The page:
What time should I boil coffee?

Boiling was the most popular way to make coffee up until the 1930s. Although it is no longer in fashion, many traditional recipes still use it. You only need water, coffee grounds, and heat to boil your coffee.

You might wonder how long it takes to boil coffee when you are trying out a cowboy coffee recipe, or if you are using your new ibrik to make Turkish coffee.

You Should Never Boil Coffee

Traditional recipes rarely call for boiling coffee, despite the title. Boiling coffee grounds can destroy flavor compounds and result in bitter over-extraction.

Boiling coffee is referring to brewing it in hot water. Let’s take a look at the traditional methods of “boiling” coffee.

Cowboy Coffee

Although cowboy coffee is often criticized for being bland, it does not have to be. You don’t have to make campfire coffee as delicious as it tastes at home if you take care with how you prepare it. Cowboy coffee can often be bitter because the coffee beans are being steeped in too much water. This causes over-extraction.

The ideal temperature to use for brewing coffee is between 91-96 degrees Celsius (195-205 Fahrenheit). It should not be heated more than this as it can burn the coffee’s delicate flavor compounds. If the water is colder, the coffee won’t extract fully.

Even though you won’t be carrying a thermometer, you can let the boiling water cool for 30 seconds before adding the coffee. Stir the coffee and allow it to steep for 4-5 minutes. Any longer and you run the risk of bitterness and over-extraction.

After the coffee has been brewed, pour it into mugs or thermos. The grounds will remain in the bottom of your pot so the brewing process can continue as long as you keep the coffee in there.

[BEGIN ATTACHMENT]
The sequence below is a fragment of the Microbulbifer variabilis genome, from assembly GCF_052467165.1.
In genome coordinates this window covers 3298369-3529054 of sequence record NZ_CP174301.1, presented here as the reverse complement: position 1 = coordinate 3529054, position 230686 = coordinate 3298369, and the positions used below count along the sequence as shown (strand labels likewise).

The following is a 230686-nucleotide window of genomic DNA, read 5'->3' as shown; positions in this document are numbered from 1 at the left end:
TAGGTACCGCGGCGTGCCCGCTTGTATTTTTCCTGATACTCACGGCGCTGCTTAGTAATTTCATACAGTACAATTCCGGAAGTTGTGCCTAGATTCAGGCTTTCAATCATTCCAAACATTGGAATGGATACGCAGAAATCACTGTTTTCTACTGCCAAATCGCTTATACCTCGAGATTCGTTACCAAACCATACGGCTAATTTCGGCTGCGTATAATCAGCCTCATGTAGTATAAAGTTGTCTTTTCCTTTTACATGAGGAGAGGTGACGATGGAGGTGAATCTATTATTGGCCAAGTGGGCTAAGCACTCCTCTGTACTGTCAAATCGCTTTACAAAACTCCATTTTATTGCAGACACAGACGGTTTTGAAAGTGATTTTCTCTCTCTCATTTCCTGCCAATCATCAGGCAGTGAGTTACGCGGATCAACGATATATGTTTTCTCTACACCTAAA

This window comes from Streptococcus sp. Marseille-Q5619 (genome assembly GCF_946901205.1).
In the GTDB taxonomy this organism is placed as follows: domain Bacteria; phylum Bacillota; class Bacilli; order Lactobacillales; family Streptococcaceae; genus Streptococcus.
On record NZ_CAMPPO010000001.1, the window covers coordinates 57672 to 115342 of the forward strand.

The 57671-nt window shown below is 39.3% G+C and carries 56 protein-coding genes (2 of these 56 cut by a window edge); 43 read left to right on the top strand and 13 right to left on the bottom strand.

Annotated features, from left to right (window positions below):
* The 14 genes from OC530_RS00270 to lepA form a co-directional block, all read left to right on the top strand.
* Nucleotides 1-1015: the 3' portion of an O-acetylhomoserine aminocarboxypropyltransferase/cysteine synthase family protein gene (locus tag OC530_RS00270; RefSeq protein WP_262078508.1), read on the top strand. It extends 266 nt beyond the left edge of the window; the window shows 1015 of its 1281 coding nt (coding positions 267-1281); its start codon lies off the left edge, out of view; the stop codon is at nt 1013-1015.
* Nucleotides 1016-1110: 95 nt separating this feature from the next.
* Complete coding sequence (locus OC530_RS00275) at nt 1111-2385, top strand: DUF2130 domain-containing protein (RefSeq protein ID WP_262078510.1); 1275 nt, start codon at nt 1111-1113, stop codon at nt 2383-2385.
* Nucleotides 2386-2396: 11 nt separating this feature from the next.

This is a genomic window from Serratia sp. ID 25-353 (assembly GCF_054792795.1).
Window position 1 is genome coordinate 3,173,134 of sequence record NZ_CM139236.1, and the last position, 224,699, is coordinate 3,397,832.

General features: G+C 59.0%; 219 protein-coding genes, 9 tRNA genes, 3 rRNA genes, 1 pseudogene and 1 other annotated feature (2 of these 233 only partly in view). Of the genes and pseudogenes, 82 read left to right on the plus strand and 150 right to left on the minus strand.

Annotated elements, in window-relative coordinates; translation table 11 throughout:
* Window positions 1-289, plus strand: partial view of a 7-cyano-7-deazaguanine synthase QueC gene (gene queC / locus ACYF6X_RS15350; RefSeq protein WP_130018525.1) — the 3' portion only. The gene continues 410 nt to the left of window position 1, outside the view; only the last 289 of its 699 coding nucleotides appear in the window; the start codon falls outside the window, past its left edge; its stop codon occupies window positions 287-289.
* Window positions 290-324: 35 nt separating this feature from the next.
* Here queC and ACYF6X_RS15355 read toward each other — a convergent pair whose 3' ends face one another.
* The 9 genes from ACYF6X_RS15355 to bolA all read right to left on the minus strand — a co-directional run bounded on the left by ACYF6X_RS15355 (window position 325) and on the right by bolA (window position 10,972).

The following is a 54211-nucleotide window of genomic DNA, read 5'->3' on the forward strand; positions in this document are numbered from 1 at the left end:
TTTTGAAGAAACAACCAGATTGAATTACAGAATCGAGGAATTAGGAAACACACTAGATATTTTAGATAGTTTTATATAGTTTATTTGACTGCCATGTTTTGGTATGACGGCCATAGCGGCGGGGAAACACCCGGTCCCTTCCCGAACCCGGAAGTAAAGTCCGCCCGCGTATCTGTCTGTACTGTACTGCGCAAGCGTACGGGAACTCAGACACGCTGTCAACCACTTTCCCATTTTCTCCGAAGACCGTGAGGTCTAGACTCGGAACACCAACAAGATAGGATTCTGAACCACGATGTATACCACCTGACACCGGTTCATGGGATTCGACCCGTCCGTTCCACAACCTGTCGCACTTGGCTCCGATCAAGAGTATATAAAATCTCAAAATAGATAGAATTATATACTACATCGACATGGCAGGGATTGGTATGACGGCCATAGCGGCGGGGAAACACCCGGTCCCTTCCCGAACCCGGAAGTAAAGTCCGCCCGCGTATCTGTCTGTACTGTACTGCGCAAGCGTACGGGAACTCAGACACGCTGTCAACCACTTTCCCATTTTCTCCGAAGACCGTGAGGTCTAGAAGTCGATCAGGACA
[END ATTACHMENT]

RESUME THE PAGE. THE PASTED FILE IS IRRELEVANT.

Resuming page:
Boiling on The Stovetop

Boiling coffee in a pot on the stove or in a saucepan is still the best way to make it. This method is still very popular, even though it has been replaced in most homes by filter coffee machines.

It’s almost like using a stovetop Bellman Espresso machine, but without the coffeemaker part.

Pan-boiled coffee tastes similar to cowboy coffee but is made over an open fire instead of on an open flame. Even though this is a straightforward recipe, there are many variations. You may need to experiment until you find the best way to make it.

Turkish Coffee

Turkish coffee is known for its strong flavor. The same method has been used for more than 500 years. Therefore, the traditions of making Turkish coffee are well-established.

To prepare Turkish coffee, you need two things: finely ground coffee powder and a specialized brewing pot known as a “cezve” in Turkey. The coffee is prepared without a filter, which means that the cup is rich in coffee “mud”.

To grind the beans to a fine powder, you’ll need a coffee grinder. You can also buy ready-ground Turkish coffee.

You can make Turkish coffee by combining water, coffee, and the desired amount of sugar and spice in an Ibrik. Slowly heat the pot, making sure to avoid spillage and the boiling point. Let the pot cool off, then return it to the stove and heat it just below boiling point one or two more times. Enjoy immediately after pouring.

The commonality of “boiled” coffee recipes is the absence of in-built filters and the simplicity of brewing. Modern methods of making coffee are more precise, but there’s still a sense of romance and tradition in stovetop coffee.

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